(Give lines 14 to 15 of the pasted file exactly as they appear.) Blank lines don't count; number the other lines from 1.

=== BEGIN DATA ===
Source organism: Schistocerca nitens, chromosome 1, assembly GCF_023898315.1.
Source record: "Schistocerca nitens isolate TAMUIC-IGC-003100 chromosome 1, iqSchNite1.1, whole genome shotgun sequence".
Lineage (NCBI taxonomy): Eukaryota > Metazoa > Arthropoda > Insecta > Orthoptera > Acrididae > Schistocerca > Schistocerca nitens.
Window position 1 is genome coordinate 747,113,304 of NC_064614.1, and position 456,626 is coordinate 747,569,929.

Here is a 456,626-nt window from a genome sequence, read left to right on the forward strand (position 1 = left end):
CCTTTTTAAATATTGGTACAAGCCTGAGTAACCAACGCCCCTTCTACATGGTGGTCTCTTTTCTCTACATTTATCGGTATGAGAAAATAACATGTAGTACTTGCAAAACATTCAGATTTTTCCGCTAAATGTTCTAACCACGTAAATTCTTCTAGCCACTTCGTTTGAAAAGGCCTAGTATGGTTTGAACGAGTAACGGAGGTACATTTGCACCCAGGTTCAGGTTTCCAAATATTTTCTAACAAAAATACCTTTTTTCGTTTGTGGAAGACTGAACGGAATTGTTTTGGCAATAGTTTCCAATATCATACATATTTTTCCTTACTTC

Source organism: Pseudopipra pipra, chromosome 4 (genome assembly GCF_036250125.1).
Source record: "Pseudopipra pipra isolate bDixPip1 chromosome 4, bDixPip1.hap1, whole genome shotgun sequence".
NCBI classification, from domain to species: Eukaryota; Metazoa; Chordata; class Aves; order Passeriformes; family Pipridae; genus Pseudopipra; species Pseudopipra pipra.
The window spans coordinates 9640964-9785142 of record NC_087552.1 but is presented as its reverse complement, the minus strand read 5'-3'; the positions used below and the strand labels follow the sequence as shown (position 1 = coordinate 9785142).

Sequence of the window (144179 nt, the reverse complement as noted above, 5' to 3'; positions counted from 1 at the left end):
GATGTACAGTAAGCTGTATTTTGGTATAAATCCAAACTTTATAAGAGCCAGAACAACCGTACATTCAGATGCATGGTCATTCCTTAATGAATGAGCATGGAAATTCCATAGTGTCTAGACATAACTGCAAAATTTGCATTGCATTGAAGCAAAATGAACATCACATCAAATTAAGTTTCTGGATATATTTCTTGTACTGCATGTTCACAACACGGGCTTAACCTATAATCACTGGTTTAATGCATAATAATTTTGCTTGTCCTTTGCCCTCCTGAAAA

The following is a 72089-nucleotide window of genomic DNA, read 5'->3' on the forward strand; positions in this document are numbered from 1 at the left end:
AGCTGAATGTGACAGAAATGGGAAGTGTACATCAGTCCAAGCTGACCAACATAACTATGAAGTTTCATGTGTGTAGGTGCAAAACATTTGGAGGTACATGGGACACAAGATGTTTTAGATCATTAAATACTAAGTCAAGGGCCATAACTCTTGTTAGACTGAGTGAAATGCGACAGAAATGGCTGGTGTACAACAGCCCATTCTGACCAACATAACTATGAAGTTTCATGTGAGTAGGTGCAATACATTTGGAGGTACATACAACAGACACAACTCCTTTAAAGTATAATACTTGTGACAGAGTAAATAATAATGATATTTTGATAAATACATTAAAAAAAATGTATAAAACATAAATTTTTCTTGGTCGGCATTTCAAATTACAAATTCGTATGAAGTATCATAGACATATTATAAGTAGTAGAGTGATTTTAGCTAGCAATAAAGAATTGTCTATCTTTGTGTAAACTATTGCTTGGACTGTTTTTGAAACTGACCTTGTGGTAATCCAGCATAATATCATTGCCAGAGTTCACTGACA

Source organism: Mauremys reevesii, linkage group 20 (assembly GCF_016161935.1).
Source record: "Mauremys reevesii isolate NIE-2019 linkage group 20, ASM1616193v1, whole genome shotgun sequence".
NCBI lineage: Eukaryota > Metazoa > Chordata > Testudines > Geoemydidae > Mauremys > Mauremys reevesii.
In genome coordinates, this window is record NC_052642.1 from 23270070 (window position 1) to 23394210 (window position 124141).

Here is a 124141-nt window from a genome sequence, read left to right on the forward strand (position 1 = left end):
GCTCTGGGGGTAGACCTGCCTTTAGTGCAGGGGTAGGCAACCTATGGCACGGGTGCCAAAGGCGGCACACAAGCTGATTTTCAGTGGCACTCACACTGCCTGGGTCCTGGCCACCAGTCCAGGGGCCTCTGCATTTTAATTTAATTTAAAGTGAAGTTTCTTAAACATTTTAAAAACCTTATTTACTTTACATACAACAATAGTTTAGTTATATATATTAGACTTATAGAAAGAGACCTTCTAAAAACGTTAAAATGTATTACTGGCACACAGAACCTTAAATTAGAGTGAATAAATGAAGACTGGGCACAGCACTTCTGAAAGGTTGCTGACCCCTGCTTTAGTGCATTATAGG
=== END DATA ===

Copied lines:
AGCTGAATGTGACAGAAATGGGAAGTGTACATCAGTCCAAGCTGACCAACATAACTATGAAGTTTCATGTGTGTAGGTGCAAAACATTTGGAGGTACATGGGACACAAGATGTTTTAGATCATTAAATACTAAGTCAAGGGCCATAACTCTTGTTAGACTGAGTGAAATGCGACAGAAATGGCTGGTGTACAACAGCCCATTCTGACCAACATAACTATGAAGTTTCATGTGAGTAGGTGCAATACATTTGGAGGTACATACAACAGACACAACTCCTTTAAAGTATAATACTTGTGACAGAGTAAATAATAATGATATTTTGATAAATACATTAAAAAAAATGTATAAAACATAAATTTTTCTTGGTCGGCATTTCAAATTACAAATTCGTATGAAGTATCATAGACATATTATAAGTAGTAGAGTGATTTTAGCTAGCAATAAAGAATTGTCTATCTTTGTGTAAACTATTGCTTGGACTGTTTTTGAAACTGACCTTGTGGTAATCCAGCATAATATCATTGCCAGAGTTCACTGACA

Source organism: Mauremys reevesii, linkage group 20 (assembly GCF_016161935.1).